John Key calls benefit shake up a 'kick in the pants'
By Rebecca Wright
The Government’s new rules for beneficiaries are a kick in the pants, John Key has said.
In future, solo parents will have to work for the Domestic Purposes Benefit (DPB), at least part-time, once their youngest child is over six.
Those wanting sickness benefits will also have to work if they’re assessed as being capable.
Those who do not comply will face a new penalty – their benefit may be immediately halved at any stage, for such things as failing to turn up to a job interview.
Sickness beneficiaries will have their claims re-examined frequently and may be sent for a check-up to a doctor of the Government’s choice.
Both unemployment and sickness benefits will now be one year only, then you will need to reapply.
Mr Key calls it a “package designed to help those who need it” and “a kick in the pants to those who need that”.
Talking tough on beneficiaries is a traditional National Party preoccupation and today the Government followed through – announcing it is cracking down.
“Too many people have become trapped in a life of welfare,” says Social Development Minister Paul Bennett.
“Existing from week-to-week on a minimal income, trying to juggle bills, clothing, food, and looking after families.”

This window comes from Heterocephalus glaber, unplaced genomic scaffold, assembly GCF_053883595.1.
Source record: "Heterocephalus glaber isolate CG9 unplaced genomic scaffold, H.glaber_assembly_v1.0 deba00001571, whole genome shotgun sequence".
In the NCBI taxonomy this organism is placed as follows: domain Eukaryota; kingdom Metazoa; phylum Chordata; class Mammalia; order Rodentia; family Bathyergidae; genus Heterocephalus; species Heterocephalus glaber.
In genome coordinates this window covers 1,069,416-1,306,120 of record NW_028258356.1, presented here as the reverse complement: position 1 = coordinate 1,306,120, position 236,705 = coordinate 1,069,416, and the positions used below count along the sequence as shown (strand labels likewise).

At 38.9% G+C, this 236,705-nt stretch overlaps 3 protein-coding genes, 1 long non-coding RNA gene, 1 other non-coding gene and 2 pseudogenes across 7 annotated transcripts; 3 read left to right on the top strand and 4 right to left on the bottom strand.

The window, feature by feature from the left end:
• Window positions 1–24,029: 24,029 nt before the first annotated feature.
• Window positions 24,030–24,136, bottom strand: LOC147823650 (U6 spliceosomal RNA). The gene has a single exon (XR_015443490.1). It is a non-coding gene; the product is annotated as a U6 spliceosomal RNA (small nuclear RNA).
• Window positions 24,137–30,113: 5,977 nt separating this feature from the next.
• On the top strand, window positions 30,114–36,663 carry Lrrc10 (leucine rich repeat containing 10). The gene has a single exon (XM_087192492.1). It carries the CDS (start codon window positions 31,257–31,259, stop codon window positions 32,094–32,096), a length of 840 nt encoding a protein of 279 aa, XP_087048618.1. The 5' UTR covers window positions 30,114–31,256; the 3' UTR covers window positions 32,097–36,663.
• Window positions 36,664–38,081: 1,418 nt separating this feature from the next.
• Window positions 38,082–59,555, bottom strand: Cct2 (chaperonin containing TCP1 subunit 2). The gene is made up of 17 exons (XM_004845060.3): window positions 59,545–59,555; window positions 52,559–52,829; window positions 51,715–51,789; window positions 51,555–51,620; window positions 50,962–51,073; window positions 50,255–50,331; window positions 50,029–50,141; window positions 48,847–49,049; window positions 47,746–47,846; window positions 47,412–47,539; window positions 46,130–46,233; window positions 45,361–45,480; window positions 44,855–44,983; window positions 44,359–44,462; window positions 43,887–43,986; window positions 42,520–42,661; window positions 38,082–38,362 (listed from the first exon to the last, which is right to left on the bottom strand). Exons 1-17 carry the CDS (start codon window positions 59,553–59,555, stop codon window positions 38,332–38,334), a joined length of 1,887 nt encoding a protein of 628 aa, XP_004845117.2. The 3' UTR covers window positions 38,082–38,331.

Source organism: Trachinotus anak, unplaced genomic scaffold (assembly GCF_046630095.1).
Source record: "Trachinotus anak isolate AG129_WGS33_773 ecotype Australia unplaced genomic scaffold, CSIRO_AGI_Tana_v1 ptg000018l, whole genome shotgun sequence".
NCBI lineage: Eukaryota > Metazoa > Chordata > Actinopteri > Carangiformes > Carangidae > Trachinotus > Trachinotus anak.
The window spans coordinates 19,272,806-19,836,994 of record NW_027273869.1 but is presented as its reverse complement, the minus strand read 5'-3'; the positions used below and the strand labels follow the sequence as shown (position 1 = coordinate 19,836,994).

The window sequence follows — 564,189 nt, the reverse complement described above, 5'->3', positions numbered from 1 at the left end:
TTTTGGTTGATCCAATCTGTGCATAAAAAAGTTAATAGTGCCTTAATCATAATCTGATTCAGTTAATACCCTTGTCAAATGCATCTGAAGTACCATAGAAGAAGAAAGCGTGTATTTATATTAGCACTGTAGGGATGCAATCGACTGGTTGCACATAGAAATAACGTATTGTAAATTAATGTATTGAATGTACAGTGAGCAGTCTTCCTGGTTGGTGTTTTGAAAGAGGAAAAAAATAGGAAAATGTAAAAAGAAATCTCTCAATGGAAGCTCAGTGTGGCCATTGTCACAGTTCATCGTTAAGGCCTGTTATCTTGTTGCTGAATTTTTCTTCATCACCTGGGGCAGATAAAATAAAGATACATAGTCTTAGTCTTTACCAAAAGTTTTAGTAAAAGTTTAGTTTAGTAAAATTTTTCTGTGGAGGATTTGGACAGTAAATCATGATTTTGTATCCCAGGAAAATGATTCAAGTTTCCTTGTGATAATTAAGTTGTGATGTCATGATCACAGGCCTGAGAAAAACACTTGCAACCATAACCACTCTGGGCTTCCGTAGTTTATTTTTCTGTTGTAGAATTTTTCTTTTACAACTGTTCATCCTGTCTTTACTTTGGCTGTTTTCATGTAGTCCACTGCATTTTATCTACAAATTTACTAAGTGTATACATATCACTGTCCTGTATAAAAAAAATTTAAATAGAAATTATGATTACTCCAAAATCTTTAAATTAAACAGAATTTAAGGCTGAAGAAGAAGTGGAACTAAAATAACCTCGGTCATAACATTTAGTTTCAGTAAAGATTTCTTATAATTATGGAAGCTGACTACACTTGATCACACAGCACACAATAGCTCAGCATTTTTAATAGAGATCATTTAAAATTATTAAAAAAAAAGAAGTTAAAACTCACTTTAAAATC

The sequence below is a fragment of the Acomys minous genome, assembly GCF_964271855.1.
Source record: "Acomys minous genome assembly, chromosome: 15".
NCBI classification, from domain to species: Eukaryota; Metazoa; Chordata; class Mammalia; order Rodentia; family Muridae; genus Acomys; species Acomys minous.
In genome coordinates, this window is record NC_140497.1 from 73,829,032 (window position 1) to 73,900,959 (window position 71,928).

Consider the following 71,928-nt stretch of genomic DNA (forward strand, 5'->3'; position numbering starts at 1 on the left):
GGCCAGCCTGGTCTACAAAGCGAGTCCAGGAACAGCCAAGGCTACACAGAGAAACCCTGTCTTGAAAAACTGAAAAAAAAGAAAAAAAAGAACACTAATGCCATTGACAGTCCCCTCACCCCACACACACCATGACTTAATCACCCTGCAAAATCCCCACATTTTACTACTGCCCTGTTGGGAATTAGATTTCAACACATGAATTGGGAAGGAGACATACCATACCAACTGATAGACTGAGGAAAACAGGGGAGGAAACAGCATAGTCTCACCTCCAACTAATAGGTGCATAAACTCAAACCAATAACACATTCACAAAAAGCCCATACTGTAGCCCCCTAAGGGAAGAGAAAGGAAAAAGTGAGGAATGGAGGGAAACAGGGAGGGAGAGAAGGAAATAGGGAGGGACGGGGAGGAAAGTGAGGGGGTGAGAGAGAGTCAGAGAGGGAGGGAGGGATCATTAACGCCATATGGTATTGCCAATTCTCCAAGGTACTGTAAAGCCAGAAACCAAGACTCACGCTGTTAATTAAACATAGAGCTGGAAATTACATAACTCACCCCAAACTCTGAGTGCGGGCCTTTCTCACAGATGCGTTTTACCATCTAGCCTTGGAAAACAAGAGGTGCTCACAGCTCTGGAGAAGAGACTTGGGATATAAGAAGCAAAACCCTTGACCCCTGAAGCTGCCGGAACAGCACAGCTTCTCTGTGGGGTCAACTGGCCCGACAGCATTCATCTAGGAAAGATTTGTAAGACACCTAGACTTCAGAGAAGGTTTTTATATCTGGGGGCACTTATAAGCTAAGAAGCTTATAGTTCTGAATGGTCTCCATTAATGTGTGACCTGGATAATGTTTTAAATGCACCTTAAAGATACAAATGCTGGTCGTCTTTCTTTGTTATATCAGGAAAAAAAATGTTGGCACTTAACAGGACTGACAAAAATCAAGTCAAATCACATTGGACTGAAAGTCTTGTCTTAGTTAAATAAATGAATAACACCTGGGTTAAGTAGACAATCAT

First in the firing line are solo parents on the domestic purposes benefit. Solo parents, whose youngest child is over six, will be work tested, and may have to work between 15 and 29 hours each week.
If they don’t comply, their DPB will be cut in half.
Ms Bennett says that, starting in October, the Government is looking at getting long-term welfare dependants, who are “certainly making no moves to get off”, into work.
The unemployed will also have to prove they’re pounding the pavements looking for work, or face a three-strike penalty of their own.
For failing to meet their work test commitments the first time, the benefit will be cut by 50 percent.
One a second strike, the benefit is suspended.
The third time, the beneficiary will have their benefit cancelled altogether.
The idea is the beneficiary has an obligation to their fellow taxpayers to do everything they can to get a job.
Those on the dole for longer than a year will also have an extra hoop to jump through – reapplying after 12 months.
Sickness beneficiaries also face tough new hurdles and could also lose their benefit if they don’t comply.
National talked tough on welfare during the election and today it delivered. These proposals will now face Select Committee scrutiny.
The Maori Party says cracking down on the DPB mums might be too tough and it may not support those measures.
But National has ACT on side, and so most of these changes are likely to become law.
source: newshub archive